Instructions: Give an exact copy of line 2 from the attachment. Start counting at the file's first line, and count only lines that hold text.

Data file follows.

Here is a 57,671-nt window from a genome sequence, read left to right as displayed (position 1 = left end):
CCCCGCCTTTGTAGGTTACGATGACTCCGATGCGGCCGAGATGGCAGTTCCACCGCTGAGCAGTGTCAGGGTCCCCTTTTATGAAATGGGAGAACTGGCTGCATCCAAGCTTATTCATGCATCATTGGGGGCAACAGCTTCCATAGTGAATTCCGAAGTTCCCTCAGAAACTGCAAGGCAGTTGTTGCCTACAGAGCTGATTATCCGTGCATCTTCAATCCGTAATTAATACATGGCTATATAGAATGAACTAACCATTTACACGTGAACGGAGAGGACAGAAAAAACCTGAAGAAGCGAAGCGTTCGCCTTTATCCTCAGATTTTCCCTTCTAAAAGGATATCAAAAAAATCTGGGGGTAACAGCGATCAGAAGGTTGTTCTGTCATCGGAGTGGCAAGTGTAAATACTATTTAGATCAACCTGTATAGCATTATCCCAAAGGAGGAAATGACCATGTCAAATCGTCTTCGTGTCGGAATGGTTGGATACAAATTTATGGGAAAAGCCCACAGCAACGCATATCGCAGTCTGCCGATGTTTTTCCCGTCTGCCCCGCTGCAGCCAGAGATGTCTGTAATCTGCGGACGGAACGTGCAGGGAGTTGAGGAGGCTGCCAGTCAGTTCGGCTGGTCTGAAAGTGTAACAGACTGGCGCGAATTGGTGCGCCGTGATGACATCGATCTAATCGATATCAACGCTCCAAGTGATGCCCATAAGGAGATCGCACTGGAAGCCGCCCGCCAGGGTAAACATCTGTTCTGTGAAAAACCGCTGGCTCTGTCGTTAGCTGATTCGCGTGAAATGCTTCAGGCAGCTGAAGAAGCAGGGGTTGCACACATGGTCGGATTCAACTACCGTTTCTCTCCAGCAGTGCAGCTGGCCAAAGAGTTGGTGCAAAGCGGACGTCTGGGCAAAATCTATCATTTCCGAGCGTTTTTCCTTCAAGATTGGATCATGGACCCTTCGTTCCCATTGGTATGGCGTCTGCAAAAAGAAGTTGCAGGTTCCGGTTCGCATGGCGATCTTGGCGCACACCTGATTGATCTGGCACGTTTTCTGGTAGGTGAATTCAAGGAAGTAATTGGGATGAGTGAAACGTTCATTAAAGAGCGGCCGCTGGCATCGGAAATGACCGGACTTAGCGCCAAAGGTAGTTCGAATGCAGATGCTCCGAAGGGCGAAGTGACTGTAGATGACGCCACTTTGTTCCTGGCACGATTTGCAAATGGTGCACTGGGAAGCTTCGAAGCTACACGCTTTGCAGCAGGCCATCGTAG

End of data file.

CCCCGCCTTTGTAGGTTACGATGACTCCGATGCGGCCGAGATGGCAGTTCCACCGCTGAGCAGTGTCAGGGTCCCCTTTTATGAAATGGGAGAACTGGCTGCATCCAAGCTTATTCATGCATCATTGGGGGCAACAGCTTCCATAGTGAATTCCGAAGTTCCCTCAGAAACTGCAAGGCAGTTGTTGCCTACAGAGCTGATTATCCGTGCATCTTCAATCCGTAATTAATACATGGCTATATAGAATGAACTAACCATTTACACGTGAACGGAGAGGACAGAAAAAACCTGAAGAAGCGAAGCGTTCGCCTTTATCCTCAGATTTTCCCTTCTAAAAGGATATCAAAAAAATCTGGGGGTAACAGCGATCAGAAGGTTGTTCTGTCATCGGAGTGGCAAGTGTAAATACTATTTAGATCAACCTGTATAGCATTATCCCAAAGGAGGAAATGACCATGTCAAATCGTCTTCGTGTCGGAATGGTTGGATACAAATTTATGGGAAAAGCCCACAGCAACGCATATCGCAGTCTGCCGATGTTTTTCCCGTCTGCCCCGCTGCAGCCAGAGATGTCTGTAATCTGCGGACGGAACGTGCAGGGAGTTGAGGAGGCTGCCAGTCAGTTCGGCTGGTCTGAAAGTGTAACAGACTGGCGCGAATTGGTGCGCCGTGATGACATCGATCTAATCGATATCAACGCTCCAAGTGATGCCCATAAGGAGATCGCACTGGAAGCCGCCCGCCAGGGTAAACATCTGTTCTGTGAAAAACCGCTGGCTCTGTCGTTAGCTGATTCGCGTGAAATGCTTCAGGCAGCTGAAGAAGCAGGGGTTGCACACATGGTCGGATTCAACTACCGTTTCTCTCCAGCAGTGCAGCTGGCCAAAGAGTTGGTGCAAAGCGGACGTCTGGGCAAAATCTATCATTTCCGAGCGTTTTTCCTTCAAGATTGGATCATGGACCCTTCGTTCCCATTGGTATGGCGTCTGCAAAAAGAAGTTGCAGGTTCCGGTTCGCATGGCGATCTTGGCGCACACCTGATTGATCTGGCACGTTTTCTGGTAGGTGAATTCAAGGAAGTAATTGGGATGAGTGAAACGTTCATTAAAGAGCGGCCGCTGGCATCGGAAATGACCGGACTTAGCGCCAAAGGTAGTTCGAATGCAGATGCTCCGAAGGGCGAAGTGACTGTAGATGACGCCACTTTGTTCCTGGCACGATTTGCAAATGGTGCACTGGGAAGCTTCGAAGCTACACGCTTTGCAGCAGGCCATCGTAG